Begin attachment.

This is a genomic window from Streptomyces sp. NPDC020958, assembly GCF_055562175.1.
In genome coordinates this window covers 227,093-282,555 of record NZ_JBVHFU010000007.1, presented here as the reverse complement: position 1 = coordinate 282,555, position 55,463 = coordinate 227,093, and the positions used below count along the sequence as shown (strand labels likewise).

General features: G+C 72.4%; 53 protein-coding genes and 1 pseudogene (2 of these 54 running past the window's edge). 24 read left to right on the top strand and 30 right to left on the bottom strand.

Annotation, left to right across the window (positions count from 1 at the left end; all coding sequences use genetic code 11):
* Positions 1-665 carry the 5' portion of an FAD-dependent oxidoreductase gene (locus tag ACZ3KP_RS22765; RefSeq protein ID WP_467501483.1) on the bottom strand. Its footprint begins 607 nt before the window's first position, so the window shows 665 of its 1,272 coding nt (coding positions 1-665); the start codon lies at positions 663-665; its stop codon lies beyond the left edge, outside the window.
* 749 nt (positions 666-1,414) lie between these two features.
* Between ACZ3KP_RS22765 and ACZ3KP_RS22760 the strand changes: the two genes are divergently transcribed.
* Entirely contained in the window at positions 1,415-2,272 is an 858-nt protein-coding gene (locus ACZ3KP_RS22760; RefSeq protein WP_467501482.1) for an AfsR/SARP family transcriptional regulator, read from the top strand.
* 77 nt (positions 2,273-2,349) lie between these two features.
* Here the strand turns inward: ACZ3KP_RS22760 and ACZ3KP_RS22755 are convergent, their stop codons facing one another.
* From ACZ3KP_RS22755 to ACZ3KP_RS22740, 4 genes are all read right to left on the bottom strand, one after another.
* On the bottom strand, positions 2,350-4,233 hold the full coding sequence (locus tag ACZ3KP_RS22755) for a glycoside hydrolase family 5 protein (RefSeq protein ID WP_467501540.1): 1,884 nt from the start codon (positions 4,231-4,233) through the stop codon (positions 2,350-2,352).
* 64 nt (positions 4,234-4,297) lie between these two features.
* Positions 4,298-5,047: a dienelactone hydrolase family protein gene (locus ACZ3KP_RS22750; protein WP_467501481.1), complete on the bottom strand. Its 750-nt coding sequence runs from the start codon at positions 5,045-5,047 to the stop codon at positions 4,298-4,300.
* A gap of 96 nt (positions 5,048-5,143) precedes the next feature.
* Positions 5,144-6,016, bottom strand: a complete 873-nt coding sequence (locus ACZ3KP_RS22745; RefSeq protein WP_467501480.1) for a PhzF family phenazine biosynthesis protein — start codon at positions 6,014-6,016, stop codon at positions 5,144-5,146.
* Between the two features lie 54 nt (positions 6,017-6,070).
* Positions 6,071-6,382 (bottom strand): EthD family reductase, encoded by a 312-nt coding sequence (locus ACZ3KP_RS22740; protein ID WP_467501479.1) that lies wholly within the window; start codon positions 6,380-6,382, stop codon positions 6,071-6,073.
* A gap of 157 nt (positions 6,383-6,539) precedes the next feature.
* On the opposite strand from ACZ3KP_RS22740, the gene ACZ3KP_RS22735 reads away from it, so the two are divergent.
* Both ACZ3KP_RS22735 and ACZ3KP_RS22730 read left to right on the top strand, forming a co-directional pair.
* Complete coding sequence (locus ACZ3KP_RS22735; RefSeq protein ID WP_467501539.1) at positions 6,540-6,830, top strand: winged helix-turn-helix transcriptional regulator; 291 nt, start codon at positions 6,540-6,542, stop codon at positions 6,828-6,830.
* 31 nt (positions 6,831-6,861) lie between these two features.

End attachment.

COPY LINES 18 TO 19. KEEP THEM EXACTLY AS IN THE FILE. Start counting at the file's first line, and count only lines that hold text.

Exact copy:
* Positions 6,071-6,382 (bottom strand): EthD family reductase, encoded by a 312-nt coding sequence (locus ACZ3KP_RS22740; protein ID WP_467501479.1) that lies wholly within the window; start codon positions 6,380-6,382, stop codon positions 6,071-6,073.
* A gap of 157 nt (positions 6,383-6,539) precedes the next feature.